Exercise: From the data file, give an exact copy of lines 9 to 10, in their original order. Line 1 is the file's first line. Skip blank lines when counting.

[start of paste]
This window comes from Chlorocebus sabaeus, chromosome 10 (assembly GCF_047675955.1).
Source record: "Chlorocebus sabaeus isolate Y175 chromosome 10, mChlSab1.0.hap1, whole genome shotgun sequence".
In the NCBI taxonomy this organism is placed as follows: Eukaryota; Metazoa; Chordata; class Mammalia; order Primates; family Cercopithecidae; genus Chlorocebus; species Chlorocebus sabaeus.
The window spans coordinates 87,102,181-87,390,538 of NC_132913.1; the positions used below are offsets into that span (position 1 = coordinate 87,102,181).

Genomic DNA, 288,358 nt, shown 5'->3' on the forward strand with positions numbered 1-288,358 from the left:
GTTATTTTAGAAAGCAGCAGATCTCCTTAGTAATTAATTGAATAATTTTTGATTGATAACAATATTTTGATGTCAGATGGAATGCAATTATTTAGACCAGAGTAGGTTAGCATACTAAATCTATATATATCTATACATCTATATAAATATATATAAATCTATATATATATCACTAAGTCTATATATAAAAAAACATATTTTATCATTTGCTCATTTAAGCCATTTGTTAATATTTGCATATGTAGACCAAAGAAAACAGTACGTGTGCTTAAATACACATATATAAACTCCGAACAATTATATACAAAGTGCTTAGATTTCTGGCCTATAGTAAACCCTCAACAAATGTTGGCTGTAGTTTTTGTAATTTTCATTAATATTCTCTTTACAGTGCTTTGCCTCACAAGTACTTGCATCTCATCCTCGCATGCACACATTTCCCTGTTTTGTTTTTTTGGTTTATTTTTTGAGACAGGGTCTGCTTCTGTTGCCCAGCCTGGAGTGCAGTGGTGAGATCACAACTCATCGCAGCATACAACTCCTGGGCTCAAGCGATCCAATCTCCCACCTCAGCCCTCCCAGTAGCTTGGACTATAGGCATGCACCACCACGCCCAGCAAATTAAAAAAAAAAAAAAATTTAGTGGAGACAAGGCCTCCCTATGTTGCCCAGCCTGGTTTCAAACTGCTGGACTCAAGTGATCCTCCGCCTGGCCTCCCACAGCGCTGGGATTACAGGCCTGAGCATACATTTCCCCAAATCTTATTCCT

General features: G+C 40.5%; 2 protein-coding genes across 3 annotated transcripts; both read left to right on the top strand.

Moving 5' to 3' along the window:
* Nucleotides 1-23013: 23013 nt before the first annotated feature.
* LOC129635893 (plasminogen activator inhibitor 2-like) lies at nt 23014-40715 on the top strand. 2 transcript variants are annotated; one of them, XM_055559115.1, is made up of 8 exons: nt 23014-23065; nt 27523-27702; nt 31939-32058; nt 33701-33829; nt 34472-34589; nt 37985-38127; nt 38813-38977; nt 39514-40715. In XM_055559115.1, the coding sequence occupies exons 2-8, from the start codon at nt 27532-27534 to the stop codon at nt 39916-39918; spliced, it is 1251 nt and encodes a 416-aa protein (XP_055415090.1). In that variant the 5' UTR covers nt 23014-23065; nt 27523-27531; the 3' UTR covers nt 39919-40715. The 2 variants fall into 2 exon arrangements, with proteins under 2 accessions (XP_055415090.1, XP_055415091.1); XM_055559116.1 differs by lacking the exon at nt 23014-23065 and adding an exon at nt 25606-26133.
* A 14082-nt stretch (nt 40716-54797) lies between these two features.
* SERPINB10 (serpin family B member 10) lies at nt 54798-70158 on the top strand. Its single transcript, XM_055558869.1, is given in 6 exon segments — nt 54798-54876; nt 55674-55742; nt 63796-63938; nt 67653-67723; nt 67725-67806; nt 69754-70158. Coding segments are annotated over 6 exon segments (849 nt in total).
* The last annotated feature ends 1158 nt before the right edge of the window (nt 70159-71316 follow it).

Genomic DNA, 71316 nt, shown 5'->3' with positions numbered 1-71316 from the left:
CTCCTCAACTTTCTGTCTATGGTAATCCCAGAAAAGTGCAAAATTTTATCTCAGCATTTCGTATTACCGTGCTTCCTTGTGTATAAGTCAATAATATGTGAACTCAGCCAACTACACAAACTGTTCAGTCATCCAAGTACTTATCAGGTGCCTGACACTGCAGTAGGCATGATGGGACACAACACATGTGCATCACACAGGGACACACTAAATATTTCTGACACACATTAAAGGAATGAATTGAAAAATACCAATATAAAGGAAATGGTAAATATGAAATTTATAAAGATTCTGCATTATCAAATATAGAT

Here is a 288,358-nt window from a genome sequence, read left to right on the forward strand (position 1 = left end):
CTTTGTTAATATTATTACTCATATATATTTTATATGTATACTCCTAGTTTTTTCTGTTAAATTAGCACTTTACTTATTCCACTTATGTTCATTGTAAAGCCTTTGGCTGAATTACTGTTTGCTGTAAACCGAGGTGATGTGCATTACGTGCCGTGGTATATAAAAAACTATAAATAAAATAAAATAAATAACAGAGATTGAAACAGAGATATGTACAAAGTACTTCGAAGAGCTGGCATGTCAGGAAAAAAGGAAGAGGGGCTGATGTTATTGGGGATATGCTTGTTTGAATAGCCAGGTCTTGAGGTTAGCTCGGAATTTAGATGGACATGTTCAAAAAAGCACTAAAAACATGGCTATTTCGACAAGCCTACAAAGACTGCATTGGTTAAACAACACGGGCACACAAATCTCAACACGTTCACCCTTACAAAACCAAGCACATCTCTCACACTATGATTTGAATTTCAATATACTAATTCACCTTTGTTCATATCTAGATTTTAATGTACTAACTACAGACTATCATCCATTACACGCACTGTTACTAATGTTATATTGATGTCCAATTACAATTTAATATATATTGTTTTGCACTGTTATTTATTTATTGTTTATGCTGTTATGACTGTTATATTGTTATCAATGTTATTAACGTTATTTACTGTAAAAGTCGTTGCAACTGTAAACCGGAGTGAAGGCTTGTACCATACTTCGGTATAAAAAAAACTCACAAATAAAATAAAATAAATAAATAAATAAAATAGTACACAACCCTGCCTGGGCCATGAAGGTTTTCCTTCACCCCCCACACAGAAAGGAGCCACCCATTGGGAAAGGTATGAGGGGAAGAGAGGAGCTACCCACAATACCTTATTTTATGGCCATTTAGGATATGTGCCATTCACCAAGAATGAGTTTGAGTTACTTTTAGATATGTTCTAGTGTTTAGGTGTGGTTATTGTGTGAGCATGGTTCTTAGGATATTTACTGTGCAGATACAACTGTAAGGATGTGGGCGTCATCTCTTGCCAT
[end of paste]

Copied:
* Nucleotides 1-23013: 23013 nt before the first annotated feature.
* LOC129635893 (plasminogen activator inhibitor 2-like) lies at nt 23014-40715 on the top strand. 2 transcript variants are annotated; one of them, XM_055559115.1, is made up of 8 exons: nt 23014-23065; nt 27523-27702; nt 31939-32058; nt 33701-33829; nt 34472-34589; nt 37985-38127; nt 38813-38977; nt 39514-40715. In XM_055559115.1, the coding sequence occupies exons 2-8, from the start codon at nt 27532-27534 to the stop codon at nt 39916-39918; spliced, it is 1251 nt and encodes a 416-aa protein (XP_055415090.1). In that variant the 5' UTR covers nt 23014-23065; nt 27523-27531; the 3' UTR covers nt 39919-40715. The 2 variants fall into 2 exon arrangements, with proteins under 2 accessions (XP_055415090.1, XP_055415091.1); XM_055559116.1 differs by lacking the exon at nt 23014-23065 and adding an exon at nt 25606-26133.